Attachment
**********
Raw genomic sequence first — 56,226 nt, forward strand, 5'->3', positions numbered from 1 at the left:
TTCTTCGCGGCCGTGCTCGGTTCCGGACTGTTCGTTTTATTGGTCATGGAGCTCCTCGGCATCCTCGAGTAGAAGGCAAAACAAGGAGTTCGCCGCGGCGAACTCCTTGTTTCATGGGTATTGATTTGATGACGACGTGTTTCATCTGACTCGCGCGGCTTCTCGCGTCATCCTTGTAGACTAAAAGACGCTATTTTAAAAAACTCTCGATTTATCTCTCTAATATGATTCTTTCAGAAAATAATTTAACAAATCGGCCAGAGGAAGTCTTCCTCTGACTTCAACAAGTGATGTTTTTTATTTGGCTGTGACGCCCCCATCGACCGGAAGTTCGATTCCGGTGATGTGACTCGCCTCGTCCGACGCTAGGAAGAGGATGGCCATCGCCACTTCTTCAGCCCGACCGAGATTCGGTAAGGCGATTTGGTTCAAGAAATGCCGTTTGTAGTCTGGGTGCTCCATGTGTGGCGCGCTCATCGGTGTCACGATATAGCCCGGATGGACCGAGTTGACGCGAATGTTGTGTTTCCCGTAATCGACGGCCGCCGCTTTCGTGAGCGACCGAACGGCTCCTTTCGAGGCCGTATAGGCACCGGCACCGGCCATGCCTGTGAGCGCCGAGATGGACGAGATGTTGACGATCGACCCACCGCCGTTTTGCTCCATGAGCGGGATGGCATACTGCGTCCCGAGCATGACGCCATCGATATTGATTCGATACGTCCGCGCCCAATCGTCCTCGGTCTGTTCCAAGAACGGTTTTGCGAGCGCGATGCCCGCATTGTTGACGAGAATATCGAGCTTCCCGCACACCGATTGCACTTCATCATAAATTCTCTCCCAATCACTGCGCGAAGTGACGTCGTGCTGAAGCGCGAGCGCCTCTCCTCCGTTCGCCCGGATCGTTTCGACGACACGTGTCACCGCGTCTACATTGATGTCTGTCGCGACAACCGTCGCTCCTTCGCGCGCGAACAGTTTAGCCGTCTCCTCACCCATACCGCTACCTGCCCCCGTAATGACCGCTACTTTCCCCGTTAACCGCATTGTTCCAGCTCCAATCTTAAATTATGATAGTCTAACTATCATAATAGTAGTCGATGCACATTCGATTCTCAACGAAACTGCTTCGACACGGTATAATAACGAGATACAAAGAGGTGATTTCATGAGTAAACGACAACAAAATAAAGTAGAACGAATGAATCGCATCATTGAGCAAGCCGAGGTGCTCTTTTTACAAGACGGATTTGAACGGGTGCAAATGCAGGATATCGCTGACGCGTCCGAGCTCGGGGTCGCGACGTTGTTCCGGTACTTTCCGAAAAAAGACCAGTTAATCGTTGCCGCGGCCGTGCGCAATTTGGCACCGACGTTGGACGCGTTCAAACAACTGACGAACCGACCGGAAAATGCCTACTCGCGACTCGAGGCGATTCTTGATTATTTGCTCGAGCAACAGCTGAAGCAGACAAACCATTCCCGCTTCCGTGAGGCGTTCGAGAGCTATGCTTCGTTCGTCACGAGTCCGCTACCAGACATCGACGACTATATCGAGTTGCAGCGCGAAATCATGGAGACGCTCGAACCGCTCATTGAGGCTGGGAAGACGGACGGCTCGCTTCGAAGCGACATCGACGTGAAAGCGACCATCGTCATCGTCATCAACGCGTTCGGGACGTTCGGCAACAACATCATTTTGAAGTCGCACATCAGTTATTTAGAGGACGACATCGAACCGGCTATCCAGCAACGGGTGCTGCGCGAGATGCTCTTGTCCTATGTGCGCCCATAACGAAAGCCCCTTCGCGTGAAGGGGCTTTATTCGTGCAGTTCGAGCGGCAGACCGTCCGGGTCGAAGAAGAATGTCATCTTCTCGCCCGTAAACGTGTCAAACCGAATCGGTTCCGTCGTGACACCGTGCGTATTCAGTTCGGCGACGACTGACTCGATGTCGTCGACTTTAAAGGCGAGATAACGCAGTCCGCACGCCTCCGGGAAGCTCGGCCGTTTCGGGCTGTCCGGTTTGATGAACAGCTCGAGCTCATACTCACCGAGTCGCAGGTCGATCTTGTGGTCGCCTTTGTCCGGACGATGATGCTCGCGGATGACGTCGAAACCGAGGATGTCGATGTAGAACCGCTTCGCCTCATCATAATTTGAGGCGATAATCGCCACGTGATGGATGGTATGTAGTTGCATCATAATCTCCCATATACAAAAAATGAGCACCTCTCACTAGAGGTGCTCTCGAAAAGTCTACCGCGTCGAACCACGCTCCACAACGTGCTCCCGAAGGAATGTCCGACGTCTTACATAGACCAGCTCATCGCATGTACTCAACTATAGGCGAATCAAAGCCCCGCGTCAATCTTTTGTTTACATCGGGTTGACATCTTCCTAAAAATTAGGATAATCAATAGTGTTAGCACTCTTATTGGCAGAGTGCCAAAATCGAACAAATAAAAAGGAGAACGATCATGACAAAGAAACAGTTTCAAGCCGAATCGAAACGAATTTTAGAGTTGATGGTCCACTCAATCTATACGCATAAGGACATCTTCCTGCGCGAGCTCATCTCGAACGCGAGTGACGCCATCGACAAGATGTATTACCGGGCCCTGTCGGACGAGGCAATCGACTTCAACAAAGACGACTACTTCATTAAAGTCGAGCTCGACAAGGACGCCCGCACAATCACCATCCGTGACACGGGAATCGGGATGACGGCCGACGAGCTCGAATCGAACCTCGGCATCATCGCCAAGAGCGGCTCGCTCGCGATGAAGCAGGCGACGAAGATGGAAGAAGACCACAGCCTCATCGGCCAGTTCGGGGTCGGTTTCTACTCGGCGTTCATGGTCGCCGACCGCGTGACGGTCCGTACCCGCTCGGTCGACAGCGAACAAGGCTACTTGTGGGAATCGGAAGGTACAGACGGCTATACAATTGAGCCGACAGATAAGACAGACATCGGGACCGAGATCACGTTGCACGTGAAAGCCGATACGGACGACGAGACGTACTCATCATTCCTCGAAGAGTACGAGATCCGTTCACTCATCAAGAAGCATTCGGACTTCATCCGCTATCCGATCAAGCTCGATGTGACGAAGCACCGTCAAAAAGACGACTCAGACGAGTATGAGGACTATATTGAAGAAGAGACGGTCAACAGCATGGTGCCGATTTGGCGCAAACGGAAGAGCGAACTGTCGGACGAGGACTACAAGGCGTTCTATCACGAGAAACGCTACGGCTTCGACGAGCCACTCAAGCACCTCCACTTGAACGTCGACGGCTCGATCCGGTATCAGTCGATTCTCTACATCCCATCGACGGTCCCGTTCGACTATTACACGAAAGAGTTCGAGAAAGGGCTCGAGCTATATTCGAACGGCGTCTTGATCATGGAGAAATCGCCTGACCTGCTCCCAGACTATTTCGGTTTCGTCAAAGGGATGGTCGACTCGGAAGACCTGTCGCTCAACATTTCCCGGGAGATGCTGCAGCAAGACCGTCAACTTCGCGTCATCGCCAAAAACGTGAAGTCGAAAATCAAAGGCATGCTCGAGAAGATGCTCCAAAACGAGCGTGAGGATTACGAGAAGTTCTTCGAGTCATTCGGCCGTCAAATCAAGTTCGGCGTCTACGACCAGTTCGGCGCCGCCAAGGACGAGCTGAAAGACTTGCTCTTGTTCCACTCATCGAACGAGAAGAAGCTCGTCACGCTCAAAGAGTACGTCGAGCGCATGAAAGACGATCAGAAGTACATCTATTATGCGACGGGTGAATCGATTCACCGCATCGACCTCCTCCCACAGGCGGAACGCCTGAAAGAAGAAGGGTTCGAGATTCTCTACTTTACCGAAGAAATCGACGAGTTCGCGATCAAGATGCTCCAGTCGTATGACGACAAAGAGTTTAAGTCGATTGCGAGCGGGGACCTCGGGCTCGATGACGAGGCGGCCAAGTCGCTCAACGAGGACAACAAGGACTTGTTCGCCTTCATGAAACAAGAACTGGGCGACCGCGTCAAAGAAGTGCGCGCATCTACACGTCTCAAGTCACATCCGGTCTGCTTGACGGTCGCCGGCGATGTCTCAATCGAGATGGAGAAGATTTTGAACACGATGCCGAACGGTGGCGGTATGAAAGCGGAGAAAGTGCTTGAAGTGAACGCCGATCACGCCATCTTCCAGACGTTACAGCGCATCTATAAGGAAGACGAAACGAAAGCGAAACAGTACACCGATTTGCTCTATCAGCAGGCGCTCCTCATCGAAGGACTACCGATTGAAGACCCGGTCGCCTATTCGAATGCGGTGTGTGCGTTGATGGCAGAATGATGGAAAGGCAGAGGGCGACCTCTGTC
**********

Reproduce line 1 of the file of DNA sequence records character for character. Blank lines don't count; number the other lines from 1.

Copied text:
Raw genomic sequence first — 56,226 nt, forward strand, 5'->3', positions numbered from 1 at the left: